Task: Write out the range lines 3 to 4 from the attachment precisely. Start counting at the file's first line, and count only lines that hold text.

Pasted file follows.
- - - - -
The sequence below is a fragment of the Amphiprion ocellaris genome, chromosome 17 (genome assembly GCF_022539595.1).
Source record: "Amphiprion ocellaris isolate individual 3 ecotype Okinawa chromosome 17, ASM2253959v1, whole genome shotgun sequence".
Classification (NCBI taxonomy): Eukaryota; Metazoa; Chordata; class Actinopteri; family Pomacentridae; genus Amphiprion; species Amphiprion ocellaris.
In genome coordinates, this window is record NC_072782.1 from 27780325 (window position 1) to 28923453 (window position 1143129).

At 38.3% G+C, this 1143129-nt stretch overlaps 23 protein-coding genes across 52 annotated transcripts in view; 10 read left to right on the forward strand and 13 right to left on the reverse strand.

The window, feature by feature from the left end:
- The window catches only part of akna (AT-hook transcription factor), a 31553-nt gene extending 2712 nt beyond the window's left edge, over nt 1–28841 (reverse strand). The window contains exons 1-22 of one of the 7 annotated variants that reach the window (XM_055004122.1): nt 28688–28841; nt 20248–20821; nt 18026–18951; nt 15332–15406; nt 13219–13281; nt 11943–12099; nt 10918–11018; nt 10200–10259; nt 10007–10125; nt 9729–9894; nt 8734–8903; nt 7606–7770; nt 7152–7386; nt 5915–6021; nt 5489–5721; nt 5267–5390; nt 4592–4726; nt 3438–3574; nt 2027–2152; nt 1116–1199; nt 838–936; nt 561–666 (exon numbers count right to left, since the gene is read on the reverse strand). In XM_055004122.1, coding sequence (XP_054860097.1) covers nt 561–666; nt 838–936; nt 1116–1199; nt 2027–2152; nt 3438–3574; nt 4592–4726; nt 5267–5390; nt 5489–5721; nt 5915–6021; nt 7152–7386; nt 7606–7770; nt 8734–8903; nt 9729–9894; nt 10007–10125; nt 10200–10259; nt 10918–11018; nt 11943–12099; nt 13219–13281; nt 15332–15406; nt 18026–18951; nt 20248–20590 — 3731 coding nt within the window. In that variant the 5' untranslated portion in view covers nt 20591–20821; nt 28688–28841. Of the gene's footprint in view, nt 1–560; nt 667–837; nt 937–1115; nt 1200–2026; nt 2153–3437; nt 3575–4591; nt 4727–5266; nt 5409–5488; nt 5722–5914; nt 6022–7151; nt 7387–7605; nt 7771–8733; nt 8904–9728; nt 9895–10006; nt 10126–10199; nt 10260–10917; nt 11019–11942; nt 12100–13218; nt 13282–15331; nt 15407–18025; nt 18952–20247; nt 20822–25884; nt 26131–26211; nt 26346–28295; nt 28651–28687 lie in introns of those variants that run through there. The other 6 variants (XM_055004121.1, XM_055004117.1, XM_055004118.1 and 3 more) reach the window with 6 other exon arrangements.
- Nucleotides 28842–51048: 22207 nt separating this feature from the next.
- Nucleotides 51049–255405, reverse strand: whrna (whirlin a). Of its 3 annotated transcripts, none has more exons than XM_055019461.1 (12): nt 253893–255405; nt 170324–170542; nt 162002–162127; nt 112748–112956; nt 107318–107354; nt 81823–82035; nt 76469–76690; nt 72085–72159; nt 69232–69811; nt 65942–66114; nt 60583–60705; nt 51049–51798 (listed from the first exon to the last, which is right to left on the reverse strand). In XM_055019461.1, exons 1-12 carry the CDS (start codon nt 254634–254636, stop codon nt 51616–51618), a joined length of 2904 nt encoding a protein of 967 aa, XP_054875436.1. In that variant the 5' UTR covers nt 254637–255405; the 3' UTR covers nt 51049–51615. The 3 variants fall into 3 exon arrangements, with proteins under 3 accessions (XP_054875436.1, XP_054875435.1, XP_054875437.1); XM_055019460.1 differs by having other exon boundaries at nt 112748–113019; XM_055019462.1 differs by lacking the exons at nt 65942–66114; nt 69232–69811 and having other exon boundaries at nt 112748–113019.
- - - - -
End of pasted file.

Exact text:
Classification (NCBI taxonomy): Eukaryota; Metazoa; Chordata; class Actinopteri; family Pomacentridae; genus Amphiprion; species Amphiprion ocellaris.
In genome coordinates, this window is record NC_072782.1 from 27780325 (window position 1) to 28923453 (window position 1143129).